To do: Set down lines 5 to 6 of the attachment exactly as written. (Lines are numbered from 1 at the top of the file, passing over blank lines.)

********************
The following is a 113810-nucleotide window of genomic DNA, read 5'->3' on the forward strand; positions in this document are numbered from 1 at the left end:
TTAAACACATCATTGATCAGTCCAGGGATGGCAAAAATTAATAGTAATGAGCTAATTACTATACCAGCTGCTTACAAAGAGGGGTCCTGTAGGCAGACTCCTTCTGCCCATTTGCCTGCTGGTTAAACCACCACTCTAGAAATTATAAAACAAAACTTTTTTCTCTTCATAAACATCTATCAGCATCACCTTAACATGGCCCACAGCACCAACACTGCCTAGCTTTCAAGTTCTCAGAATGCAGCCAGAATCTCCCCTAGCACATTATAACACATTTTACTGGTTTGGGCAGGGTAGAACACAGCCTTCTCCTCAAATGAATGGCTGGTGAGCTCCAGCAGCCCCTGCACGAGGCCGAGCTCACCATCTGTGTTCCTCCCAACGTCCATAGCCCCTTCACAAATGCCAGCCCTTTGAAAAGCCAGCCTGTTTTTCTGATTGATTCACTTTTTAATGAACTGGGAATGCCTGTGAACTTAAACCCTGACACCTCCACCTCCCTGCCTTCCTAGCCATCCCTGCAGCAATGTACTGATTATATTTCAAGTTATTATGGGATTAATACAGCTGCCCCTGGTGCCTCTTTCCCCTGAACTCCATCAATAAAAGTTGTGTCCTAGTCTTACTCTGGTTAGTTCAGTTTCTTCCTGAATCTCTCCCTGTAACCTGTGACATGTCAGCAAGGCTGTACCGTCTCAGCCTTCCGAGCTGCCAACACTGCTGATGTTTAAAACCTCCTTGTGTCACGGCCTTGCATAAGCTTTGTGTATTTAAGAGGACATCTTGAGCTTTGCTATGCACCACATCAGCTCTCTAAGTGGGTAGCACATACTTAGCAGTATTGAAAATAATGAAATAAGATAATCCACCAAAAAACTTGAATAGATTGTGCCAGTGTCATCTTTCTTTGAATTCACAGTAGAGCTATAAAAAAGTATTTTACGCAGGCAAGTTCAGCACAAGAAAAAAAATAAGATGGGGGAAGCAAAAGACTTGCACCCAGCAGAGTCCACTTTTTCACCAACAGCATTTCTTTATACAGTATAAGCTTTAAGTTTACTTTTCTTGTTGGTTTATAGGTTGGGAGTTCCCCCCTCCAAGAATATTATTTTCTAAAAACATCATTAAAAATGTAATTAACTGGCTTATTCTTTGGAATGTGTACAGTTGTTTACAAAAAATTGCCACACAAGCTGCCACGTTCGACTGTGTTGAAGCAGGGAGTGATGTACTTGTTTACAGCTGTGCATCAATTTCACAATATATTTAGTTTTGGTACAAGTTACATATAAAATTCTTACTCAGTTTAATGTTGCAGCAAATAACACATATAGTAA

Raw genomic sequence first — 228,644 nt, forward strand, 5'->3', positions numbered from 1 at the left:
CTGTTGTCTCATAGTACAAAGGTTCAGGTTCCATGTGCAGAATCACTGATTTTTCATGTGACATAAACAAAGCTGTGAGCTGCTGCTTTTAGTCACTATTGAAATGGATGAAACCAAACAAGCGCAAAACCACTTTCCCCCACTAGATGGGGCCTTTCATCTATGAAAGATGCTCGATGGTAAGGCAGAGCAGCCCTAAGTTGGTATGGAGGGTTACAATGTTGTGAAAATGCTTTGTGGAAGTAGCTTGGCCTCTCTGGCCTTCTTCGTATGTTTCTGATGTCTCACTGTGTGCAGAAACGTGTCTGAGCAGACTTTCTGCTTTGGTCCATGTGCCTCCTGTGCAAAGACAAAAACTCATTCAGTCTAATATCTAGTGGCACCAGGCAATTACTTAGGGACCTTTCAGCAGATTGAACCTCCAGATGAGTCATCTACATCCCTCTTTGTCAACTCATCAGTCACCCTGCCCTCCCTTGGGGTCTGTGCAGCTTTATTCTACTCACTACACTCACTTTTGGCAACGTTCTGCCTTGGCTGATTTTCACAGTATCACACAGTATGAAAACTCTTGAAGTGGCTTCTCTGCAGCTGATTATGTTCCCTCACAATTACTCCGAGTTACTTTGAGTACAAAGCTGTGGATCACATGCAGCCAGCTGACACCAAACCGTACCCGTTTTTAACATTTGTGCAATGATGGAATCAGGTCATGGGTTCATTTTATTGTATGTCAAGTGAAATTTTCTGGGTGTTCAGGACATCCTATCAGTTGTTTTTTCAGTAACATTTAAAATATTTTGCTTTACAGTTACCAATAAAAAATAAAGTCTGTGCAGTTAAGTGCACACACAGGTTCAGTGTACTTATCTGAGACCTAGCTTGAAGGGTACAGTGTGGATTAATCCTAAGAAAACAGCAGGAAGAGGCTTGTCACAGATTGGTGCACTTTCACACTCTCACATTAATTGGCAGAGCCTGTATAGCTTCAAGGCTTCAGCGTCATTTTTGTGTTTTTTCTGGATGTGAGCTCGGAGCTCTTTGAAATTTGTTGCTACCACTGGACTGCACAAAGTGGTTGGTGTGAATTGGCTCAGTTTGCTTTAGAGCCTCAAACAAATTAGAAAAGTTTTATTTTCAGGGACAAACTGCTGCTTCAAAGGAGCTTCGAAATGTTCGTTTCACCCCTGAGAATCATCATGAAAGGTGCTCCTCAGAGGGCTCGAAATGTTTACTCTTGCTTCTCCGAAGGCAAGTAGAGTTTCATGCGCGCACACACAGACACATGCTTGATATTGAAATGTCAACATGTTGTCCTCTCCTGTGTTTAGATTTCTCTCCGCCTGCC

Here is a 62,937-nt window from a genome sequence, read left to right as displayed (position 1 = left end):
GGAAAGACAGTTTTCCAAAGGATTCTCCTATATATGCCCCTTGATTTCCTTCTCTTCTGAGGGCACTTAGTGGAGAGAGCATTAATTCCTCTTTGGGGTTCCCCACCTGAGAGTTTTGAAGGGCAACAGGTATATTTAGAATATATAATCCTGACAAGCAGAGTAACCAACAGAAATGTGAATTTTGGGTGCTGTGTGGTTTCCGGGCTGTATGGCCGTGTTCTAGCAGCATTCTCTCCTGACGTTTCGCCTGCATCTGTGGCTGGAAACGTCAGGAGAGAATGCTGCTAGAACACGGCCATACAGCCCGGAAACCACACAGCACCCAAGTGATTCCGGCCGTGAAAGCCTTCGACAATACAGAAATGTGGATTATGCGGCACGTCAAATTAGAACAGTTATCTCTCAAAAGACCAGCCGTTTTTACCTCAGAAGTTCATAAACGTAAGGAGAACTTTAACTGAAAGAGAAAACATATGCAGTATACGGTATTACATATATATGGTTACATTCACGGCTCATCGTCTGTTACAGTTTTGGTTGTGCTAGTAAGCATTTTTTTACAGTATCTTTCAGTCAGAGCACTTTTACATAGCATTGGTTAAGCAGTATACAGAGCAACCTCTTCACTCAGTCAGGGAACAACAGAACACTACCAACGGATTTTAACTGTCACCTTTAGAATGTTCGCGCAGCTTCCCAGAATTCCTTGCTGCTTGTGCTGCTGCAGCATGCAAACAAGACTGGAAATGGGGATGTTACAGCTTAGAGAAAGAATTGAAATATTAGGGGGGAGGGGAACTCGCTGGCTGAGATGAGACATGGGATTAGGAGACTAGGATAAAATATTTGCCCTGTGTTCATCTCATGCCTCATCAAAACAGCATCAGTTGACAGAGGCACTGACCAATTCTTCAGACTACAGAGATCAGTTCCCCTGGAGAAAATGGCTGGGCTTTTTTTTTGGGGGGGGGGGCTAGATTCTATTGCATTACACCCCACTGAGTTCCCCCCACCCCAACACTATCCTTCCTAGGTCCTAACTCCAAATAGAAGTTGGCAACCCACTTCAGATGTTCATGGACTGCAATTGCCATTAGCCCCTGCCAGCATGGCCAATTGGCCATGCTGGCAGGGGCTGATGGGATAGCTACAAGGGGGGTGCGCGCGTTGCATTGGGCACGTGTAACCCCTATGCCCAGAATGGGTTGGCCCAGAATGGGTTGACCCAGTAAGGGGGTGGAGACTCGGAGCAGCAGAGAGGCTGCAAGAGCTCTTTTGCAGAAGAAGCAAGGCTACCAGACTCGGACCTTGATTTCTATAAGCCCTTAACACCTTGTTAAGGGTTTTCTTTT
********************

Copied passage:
Here is a 62,937-nt window from a genome sequence, read left to right as displayed (position 1 = left end):
GGAAAGACAGTTTTCCAAAGGATTCTCCTATATATGCCCCTTGATTTCCTTCTCTTCTGAGGGCACTTAGTGGAGAGAGCATTAATTCCTCTTTGGGGTTCCCCACCTGAGAGTTTTGAAGGGCAACAGGTATATTTAGAATATATAATCCTGACAAGCAGAGTAACCAACAGAAATGTGAATTTTGGGTGCTGTGTGGTTTCCGGGCTGTATGGCCGTGTTCTAGCAGCATTCTCTCCTGACGTTTCGCCTGCATCTGTGGCTGGAAACGTCAGGAGAGAATGCTGCTAGAACACGGCCATACAGCCCGGAAACCACACAGCACCCAAGTGATTCCGGCCGTGAAAGCCTTCGACAATACAGAAATGTGGATTATGCGGCACGTCAAATTAGAACAGTTATCTCTCAAAAGACCAGCCGTTTTTACCTCAGAAGTTCATAAACGTAAGGAGAACTTTAACTGAAAGAGAAAACATATGCAGTATACGGTATTACATATATATGGTTACATTCACGGCTCATCGTCTGTTACAGTTTTGGTTGTGCTAGTAAGCATTTTTTTACAGTATCTTTCAGTCAGAGCACTTTTACATAGCATTGGTTAAGCAGTATACAGAGCAACCTCTTCACTCAGTCAGGGAACAACAGAACACTACCAACGGATTTTAACTGTCACCTTTAGAATGTTCGCGCAGCTTCCCAGAATTCCTTGCTGCTTGTGCTGCTGCAGCATGCAAACAAGACTGGAAATGGGGATGTTACAGCTTAGAGAAAGAATTGAAATATTAGGGGGGAGGGGAACTCGCTGGCTGAGATGAGACATGGGATTAGGAGACTAGGATAAAATATTTGCCCTGTGTTCATCTCATGCCTCATCAAAACAGCATCAGTTGACAGAGGCACTGACCAATTCTTCAGACTACAGAGATCAGTTCCCCTGGAGAAAATGGCTGGGCTTTTTTTTTGGGGGGGGGGGCTAGATTCTATTGCATTACACCCCACTGAGTTCCCCCCACCCCAACACTATCCTTCCTAGGTCCTAACTCCAAATAGAAGTTGGCAACCCACTTCAGATGTTCATGGACTGCAATTGCCATTAGCCCCTGCCAGCATGGCCAATTGGCCATGCTGGCAGGGGCTGATGGGATAGCTACAAGGGGGGTGCGCGCGTTGCATTGGGCACGTGTAACCCCTATGCCCAGAATGGGTTGGCCCAGAATGGGTTGACCCAGTAAGGGGGTGGAGACTCGGAGCAGCAGAGAGGCTGCAAGAGCTCTTTTGCAGAAGAAGCAAGGCTACCAGACTCGGACCTTGATTTCTATAAGCCCTTAACACCTTGTTAAGGGTTTTCTTTT